• Necropolis Knights - Best armour save, fast, good at dealing with monsters and cavalry, and can hold it against infantry. Really good all rounder unit.
  • Chariots - Got a massive boost with more attacks, more impact hits and easier to raise.
  • Sphinxes - Warsphinx is amazing against infantry hordes and the Necrosphinx is really good as an assassination piece.

Q6. To flip that question around, of the existing units, which are the biggest losers from the update and which of the new units do you think will find little love from the more competitive Tomb Kings generals?

Biggest loser has to be the Sepulchral Stalkers, with Ushabti a close second, these are simply awful. The shooting attack is situational, they have to start off the board and cannot come up until turn 2 at the earliest. They can't charge when they do come up so they can't get into the game until turn 3 at least. This is simply too late for the points investment. They also have fewer attacks than the Necroserpents, have massive bases and suffer from not raising quickly.

Ushabti also suffer from the construct raising rule, gaining only one wound per "phase" (in my opinion this should be one per spell).

I also think the Tomb Kings/Princes have a raw deal. They cost the same points as before but now do not augment the magic phase in any way. The lack of mount options means the "My Will Be Done" special rule Weapon Skill boost to units is situational also, with Necropolis Knights, arguably being the best combat unit in the army, unable to benefit from it.

Points are in such a demand in the list I cannot see the Kings and Princes being widely fielded. This is also the problem with the Necrotect which, to be honest, is only useful in a Tomb Guard unit. But then he's still a big investment to the unit just to get re-rolls to hit (if the Necrotect lives long enough). Personally, I think if you could mount him on a Necroserpent or chariot he would be a worthwhile investment.

Q7. The "It Came From Below" rule has now been replaced by "Entombed Beneath the Sands" which no longer gives the option to deploy normally. Is this now too much of a handicap given the unpredictability of when, or if, units will arrive?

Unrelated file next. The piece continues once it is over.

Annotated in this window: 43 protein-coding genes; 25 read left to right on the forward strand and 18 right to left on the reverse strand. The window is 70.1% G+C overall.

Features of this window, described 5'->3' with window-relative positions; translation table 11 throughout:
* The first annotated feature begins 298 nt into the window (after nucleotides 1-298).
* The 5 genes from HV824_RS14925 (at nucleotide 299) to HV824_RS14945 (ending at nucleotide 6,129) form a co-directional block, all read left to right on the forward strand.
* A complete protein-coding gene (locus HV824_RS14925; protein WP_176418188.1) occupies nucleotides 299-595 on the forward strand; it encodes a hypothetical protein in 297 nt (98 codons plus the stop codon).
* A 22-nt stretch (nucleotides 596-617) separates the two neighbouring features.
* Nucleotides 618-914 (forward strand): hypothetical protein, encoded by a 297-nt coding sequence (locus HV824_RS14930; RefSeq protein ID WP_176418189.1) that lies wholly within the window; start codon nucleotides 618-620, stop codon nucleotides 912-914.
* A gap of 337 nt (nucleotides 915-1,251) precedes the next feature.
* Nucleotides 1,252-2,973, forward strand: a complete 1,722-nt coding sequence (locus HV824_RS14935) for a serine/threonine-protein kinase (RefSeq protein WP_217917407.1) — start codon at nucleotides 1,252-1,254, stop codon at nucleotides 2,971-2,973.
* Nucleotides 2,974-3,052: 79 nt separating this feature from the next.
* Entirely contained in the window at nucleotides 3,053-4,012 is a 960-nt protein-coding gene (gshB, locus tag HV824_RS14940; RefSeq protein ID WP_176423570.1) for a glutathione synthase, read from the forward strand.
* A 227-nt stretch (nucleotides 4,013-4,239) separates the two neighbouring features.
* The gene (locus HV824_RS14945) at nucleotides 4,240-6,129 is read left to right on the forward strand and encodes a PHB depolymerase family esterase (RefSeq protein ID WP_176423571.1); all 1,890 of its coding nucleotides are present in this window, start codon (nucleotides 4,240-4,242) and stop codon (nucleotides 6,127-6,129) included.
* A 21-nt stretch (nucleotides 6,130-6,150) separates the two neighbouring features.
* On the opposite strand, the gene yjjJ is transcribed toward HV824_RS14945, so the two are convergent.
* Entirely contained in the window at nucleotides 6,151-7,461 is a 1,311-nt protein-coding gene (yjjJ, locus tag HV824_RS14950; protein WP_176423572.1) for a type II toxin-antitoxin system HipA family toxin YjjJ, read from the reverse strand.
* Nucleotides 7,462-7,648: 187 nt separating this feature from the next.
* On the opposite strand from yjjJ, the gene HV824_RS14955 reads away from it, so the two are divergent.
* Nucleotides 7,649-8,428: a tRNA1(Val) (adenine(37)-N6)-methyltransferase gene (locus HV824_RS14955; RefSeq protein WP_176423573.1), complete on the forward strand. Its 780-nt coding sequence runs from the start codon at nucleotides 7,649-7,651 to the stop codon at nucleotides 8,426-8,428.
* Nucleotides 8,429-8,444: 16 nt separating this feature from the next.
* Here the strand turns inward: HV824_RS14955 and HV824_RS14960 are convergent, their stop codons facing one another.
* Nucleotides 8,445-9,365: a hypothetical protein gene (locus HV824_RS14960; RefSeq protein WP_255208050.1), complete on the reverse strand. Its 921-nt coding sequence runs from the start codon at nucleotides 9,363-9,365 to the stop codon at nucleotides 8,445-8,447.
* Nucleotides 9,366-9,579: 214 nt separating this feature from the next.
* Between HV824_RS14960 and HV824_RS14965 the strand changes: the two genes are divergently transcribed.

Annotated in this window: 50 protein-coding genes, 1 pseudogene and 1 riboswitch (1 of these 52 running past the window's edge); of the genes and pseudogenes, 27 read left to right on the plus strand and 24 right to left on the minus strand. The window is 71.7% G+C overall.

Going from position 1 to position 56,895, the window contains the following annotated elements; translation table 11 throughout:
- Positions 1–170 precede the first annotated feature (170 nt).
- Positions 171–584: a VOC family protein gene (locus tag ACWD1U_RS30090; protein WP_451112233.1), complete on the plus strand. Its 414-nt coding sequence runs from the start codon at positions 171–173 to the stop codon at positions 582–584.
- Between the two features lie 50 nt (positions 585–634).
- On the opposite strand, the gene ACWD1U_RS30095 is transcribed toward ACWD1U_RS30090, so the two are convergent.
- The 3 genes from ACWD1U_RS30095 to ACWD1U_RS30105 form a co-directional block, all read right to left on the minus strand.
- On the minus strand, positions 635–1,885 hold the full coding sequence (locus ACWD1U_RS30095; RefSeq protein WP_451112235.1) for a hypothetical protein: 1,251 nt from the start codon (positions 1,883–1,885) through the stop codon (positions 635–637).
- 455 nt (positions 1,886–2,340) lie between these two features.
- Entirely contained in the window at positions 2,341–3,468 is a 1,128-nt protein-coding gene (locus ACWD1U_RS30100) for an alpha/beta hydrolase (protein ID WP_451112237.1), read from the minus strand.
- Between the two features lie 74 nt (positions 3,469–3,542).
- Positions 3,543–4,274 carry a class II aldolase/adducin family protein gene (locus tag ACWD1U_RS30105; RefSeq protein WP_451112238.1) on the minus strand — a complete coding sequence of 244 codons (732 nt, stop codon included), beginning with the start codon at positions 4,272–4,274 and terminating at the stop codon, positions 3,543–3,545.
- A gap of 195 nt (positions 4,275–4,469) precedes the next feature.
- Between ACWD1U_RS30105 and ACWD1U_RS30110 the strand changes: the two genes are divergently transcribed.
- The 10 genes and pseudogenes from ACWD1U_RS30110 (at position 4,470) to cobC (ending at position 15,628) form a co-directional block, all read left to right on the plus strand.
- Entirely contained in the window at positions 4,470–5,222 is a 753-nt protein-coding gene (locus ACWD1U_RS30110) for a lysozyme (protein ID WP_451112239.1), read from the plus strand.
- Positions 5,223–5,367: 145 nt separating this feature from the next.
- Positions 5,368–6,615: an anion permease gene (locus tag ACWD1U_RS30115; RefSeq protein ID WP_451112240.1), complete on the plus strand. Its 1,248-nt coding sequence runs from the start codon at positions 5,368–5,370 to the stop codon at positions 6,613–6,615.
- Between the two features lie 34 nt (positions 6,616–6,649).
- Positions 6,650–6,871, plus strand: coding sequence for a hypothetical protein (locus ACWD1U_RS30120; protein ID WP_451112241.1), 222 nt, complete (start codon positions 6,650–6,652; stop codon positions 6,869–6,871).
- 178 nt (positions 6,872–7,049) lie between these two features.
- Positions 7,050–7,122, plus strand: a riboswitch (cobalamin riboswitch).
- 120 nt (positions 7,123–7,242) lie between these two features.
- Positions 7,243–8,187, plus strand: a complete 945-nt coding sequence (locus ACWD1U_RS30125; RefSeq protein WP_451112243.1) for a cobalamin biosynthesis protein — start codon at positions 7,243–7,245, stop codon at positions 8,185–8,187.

I think for the Scorpions its fine. Actually, being able to place the marker when they arrive is amazing as it means you can put them in the most effective position and even if scattering they can be moved back into position.

Tomb King Chariots

The problem with the Stalkers is that they have a big footprint and are a big points investment. So this is one combat unit which isn't in your battleline which really needs to be. Tomb Kings suffer from having a static back line which, due to the lack of marching and fast mount options, means you really need to keep enemy units off you. If you could deploy Stalkers "up" at the start then perhaps they would be worthwhile fielding in a competitive list.

Q8. What, if anything, do you feel Tomb Kings lack in their unit options, whether in unit type or special rules, that would improve how the army plays? Do they have the tools to handle things like monstrous infantry, units of ethereal models etc?

To be honest I think they lack a solid combat unit. The problem with the army is you have lots of slow moving units which are rubbish in combat, so you need a unit which can take a charge. Sphinxes leap to mind but they are so unreliable that if you roll a few 6s they can drop in one round, leaving the enemy overrunning into your backlines.

I honestly think we have yet to see the most competitive TK list in the UK but seeing as few players are using them at the moment we may have a wait on our hands. I think the army suffers from being too average. It can deal with anything but not reliably or well. I have a few ideas for builds I would like to try out when I pick the TK up again.

Magic and Magic Items

Q9. The Tomb King magic phase has now been brought in line with the standard casting process. While this undoubtedly simplifies things, does it perhaps reduce the unique character of the army? Do you think such a radical change was necessary or could the Tomb King Incantations have been tweaked to make them a bit less onerous?

It's a good change. I think having special magic phase rules for armies complicates things, especially across editions and with expansions like Storm of Magic. But given the choice I would rather have the old magic back simply for the magical charge spam, although I don't think this would be good for the game! (This is very broken in 8th edition, which is why Vampires have been so successful.)

Converted Tomb Scorpion

I don't think the magic was what defined the army previously but I think the deck could have been designed better. After reading the Nagash novels by Black Library there are some great ideas for spells there and the lore doesn't synergise well with the army.